Filling (well refilling really, the first fill on a fresh build is flawless), this is one of the biggest flaws. It’s downright stressful (which isn’t cool). It’s like defusing a bomb, the outer sleeve threads are janky (not smooth) and stick a little which causes a major problem (also our sleeve came with major scraping around the bottom portion, a burn mark, and sharp edges on the cutouts). The design is all held together with o-rings, nothing is keeping the chimney in place, so you can twist the chimney by accident if the outer sleeve rubs the inner tank section. If this happens and you don’t notice you will have a major flow session on refill. And again when tightening things back up you have to be just as careful. It causes you to distrust the atty, which is in our opinion a major deal breaker. On top of this issue it can also happen if you don’t keep an eye on your wick condition, as it degrades the seal on the chimney comes into question and will also cause major leaking. We have also noticed a condensation or small leaking happening on the surface of the inner tank section between fills, we haven’t been able to figure this one out. Basically the design is flawed, too many connections (chimney & inner tank) relying on only an o-ring where threads would help. Chief Vapers needs to look at the Hurricane and/or the Ubertoot, both have chimney securing methods that will help improve this design drastically. A reverse threaded bottom on the inner tank would also be a good improvement to stop the conflict with the outer tank sleeve. The actually fill method once you can get it open safely is great, pop the top off and fill. It takes around 2.5-3ml of juice which lasts a decent amount of time. One thing that can help with leaking is never let the juice level get below the top of the vapor chamber, this helps stop any major inner pressure fluctuations.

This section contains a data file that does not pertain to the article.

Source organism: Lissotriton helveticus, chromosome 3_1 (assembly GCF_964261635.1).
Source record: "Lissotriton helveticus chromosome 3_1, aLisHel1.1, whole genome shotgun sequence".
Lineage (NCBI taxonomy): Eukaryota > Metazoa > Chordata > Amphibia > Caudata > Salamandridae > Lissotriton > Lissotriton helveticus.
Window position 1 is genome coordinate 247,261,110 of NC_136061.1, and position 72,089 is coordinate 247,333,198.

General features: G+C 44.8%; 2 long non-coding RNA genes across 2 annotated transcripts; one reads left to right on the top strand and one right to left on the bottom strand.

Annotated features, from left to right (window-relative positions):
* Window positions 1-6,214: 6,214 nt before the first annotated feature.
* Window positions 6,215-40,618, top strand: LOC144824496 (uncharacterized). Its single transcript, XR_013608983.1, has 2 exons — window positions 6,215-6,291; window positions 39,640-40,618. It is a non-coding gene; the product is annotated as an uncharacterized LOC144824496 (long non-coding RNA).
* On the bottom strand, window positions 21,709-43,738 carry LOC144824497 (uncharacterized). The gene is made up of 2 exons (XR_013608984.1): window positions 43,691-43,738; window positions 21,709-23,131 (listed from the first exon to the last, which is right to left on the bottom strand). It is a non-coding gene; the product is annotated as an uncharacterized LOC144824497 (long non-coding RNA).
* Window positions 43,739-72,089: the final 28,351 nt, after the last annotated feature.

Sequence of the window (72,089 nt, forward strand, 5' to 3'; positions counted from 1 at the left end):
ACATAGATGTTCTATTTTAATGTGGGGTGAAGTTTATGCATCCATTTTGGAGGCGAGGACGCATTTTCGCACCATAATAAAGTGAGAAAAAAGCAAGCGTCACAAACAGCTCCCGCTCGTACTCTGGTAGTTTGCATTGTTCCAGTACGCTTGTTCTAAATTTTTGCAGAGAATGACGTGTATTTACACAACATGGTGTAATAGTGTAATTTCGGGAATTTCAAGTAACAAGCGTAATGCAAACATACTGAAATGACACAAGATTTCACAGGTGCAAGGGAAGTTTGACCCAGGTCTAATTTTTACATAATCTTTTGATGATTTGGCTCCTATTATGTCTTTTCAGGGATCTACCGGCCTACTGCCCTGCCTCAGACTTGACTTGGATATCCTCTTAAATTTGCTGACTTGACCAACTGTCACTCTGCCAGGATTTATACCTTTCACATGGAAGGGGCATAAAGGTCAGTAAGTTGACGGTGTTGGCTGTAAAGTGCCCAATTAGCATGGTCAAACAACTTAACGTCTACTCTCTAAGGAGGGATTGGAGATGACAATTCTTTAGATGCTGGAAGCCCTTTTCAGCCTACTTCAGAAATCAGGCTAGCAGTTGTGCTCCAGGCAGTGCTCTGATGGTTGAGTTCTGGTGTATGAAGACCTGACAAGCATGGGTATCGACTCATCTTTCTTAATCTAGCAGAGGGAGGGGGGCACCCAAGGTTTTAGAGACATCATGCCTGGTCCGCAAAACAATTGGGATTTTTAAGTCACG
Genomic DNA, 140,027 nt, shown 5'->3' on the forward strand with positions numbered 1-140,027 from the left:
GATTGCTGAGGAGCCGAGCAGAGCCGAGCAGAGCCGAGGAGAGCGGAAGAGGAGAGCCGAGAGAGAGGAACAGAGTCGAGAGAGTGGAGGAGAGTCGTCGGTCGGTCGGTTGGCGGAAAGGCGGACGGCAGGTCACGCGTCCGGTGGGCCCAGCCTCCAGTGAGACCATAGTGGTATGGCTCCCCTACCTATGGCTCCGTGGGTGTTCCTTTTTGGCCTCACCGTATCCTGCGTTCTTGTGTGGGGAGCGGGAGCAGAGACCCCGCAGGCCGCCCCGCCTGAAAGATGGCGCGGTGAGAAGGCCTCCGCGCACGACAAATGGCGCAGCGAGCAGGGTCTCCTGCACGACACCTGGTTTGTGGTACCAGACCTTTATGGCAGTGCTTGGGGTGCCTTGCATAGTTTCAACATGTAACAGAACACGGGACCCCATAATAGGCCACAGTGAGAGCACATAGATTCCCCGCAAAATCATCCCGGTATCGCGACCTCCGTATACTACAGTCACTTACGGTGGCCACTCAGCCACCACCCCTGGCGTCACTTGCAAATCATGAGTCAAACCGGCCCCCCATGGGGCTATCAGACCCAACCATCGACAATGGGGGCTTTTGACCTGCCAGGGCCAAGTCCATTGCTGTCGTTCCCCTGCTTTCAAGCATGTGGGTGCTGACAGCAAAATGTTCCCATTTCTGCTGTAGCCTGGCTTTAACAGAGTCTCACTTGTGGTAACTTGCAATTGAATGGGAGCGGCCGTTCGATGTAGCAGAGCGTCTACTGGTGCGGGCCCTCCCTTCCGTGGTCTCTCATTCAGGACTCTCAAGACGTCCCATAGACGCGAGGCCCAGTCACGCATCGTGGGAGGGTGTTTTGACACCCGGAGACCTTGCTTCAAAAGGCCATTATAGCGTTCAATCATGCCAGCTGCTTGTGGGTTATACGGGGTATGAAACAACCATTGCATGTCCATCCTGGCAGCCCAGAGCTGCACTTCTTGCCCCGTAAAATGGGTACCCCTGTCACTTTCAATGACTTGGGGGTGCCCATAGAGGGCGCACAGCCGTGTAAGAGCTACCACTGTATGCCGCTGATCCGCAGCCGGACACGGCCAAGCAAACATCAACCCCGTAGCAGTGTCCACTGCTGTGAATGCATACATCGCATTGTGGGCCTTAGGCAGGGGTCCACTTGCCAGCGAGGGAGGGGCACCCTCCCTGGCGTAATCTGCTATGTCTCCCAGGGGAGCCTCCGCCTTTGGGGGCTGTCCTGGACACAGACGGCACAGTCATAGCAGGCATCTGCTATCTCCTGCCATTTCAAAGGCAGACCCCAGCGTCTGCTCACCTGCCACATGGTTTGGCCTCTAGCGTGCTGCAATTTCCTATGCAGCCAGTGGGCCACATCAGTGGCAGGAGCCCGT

We want to love this tank, it’s a great design effort. A great idea and way to add longevity to an existing atty. But the flaws are great, we have tried many ways to get the issues to stop but the best we where able to accomplish still had minor tank sweating and small sporadic leaks out the airflow. This tank has a premium price and look that belongs on high-end mods, but when leaking on that precious stab wood becomes an issue, no thanks. The design needs to be revised, sealing the tank and a better method of securing the chimney is a must. The funny thing about this tank is we kept on using it even with the issues, the aesthetic, airflow and flavour are really good, almost worth living with the downfalls… almost.